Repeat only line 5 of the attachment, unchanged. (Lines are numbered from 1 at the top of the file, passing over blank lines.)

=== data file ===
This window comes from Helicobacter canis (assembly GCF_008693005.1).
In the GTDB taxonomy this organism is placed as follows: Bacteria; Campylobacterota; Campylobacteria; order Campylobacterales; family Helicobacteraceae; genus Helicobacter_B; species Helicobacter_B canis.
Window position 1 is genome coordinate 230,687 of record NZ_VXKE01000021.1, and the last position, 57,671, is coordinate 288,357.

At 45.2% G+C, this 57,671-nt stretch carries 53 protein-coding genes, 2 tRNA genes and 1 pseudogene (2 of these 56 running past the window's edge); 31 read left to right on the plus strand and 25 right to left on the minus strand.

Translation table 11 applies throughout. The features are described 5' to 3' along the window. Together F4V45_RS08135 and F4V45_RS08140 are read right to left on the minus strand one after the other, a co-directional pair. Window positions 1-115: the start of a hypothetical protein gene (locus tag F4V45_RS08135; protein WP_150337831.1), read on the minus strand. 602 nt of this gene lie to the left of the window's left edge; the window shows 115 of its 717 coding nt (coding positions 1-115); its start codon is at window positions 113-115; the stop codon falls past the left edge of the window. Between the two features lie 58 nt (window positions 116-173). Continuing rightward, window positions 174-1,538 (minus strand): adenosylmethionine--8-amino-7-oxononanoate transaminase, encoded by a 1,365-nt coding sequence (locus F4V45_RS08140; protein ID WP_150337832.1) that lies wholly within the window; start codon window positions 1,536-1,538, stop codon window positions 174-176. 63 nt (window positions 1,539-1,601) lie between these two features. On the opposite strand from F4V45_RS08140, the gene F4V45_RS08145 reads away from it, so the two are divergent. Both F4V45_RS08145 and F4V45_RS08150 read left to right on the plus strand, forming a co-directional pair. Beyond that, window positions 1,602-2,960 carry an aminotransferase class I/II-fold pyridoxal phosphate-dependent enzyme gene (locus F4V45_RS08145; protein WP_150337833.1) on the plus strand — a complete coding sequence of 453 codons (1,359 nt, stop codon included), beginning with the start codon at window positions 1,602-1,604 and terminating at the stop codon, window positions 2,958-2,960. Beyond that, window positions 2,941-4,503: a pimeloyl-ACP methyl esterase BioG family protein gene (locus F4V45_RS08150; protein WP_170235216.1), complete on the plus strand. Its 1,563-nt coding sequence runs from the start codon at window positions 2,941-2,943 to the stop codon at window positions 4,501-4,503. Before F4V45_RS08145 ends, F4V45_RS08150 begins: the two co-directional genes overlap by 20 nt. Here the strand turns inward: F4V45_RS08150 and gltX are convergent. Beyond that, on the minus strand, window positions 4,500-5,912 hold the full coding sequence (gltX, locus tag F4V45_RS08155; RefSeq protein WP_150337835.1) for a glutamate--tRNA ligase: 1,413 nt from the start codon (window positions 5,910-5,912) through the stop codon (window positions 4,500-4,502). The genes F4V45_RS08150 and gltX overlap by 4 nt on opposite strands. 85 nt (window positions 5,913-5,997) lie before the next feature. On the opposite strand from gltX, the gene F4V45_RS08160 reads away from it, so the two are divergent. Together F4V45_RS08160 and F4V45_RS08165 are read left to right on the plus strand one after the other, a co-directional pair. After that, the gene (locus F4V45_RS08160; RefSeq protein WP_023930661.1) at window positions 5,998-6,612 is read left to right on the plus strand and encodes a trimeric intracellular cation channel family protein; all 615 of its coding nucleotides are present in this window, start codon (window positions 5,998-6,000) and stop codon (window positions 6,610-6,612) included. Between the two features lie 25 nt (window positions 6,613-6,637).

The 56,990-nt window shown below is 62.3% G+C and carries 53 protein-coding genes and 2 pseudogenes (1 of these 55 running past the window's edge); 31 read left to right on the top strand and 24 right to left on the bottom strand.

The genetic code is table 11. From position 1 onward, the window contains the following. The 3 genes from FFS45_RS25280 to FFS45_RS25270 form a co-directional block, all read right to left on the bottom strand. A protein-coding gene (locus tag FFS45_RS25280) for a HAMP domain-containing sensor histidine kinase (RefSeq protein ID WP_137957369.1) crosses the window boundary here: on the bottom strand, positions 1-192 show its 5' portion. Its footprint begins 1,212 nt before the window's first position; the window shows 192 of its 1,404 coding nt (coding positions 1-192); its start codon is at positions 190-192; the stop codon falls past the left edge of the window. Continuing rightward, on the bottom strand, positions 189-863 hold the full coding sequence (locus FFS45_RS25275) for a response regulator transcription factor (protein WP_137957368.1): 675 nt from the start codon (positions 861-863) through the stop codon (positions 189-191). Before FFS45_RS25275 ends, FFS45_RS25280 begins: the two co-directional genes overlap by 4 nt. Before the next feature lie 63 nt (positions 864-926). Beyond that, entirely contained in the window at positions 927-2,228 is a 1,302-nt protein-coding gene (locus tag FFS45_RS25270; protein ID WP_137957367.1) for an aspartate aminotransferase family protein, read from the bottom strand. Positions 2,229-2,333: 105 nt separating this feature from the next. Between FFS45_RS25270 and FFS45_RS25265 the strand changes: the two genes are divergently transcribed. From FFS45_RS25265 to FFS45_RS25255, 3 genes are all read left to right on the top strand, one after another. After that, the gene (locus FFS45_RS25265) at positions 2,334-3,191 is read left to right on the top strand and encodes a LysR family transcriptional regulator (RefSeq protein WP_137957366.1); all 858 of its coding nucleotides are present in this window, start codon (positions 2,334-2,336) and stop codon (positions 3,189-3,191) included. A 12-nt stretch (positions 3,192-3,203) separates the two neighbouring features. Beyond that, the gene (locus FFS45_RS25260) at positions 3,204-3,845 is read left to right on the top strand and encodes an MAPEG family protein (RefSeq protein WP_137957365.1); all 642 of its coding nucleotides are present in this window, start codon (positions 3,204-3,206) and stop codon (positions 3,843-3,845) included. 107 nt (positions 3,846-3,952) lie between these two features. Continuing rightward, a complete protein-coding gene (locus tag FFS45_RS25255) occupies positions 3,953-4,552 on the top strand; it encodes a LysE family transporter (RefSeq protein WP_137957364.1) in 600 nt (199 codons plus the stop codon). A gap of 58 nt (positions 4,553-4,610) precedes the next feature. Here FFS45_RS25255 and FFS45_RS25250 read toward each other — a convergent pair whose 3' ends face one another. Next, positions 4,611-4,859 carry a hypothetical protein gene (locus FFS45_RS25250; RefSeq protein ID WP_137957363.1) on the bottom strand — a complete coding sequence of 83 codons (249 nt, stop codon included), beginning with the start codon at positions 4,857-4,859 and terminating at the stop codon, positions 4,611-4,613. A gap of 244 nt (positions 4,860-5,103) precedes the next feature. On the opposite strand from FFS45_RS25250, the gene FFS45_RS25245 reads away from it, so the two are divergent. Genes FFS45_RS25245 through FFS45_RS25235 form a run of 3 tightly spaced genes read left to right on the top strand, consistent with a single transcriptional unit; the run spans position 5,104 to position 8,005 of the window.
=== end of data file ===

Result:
Translation table 11 applies throughout. The features are described 5' to 3' along the window. Together F4V45_RS08135 and F4V45_RS08140 are read right to left on the minus strand one after the other, a co-directional pair. Window positions 1-115: the start of a hypothetical protein gene (locus tag F4V45_RS08135; protein WP_150337831.1), read on the minus strand. 602 nt of this gene lie to the left of the window's left edge; the window shows 115 of its 717 coding nt (coding positions 1-115); its start codon is at window positions 113-115; the stop codon falls past the left edge of the window. Between the two features lie 58 nt (window positions 116-173). Continuing rightward, window positions 174-1,538 (minus strand): adenosylmethionine--8-amino-7-oxononanoate transaminase, encoded by a 1,365-nt coding sequence (locus F4V45_RS08140; protein ID WP_150337832.1) that lies wholly within the window; start codon window positions 1,536-1,538, stop codon window positions 174-176. 63 nt (window positions 1,539-1,601) lie between these two features. On the opposite strand from F4V45_RS08140, the gene F4V45_RS08145 reads away from it, so the two are divergent. Both F4V45_RS08145 and F4V45_RS08150 read left to right on the plus strand, forming a co-directional pair. Beyond that, window positions 1,602-2,960 carry an aminotransferase class I/II-fold pyridoxal phosphate-dependent enzyme gene (locus F4V45_RS08145; protein WP_150337833.1) on the plus strand — a complete coding sequence of 453 codons (1,359 nt, stop codon included), beginning with the start codon at window positions 1,602-1,604 and terminating at the stop codon, window positions 2,958-2,960. Beyond that, window positions 2,941-4,503: a pimeloyl-ACP methyl esterase BioG family protein gene (locus F4V45_RS08150; protein WP_170235216.1), complete on the plus strand. Its 1,563-nt coding sequence runs from the start codon at window positions 2,941-2,943 to the stop codon at window positions 4,501-4,503. Before F4V45_RS08145 ends, F4V45_RS08150 begins: the two co-directional genes overlap by 20 nt. Here the strand turns inward: F4V45_RS08150 and gltX are convergent. Beyond that, on the minus strand, window positions 4,500-5,912 hold the full coding sequence (gltX, locus tag F4V45_RS08155; RefSeq protein WP_150337835.1) for a glutamate--tRNA ligase: 1,413 nt from the start codon (window positions 5,910-5,912) through the stop codon (window positions 4,500-4,502). The genes F4V45_RS08150 and gltX overlap by 4 nt on opposite strands. 85 nt (window positions 5,913-5,997) lie before the next feature. On the opposite strand from gltX, the gene F4V45_RS08160 reads away from it, so the two are divergent. Together F4V45_RS08160 and F4V45_RS08165 are read left to right on the plus strand one after the other, a co-directional pair. After that, the gene (locus F4V45_RS08160; RefSeq protein WP_023930661.1) at window positions 5,998-6,612 is read left to right on the plus strand and encodes a trimeric intracellular cation channel family protein; all 615 of its coding nucleotides are present in this window, start codon (window positions 5,998-6,000) and stop codon (window positions 6,610-6,612) included. Between the two features lie 25 nt (window positions 6,613-6,637).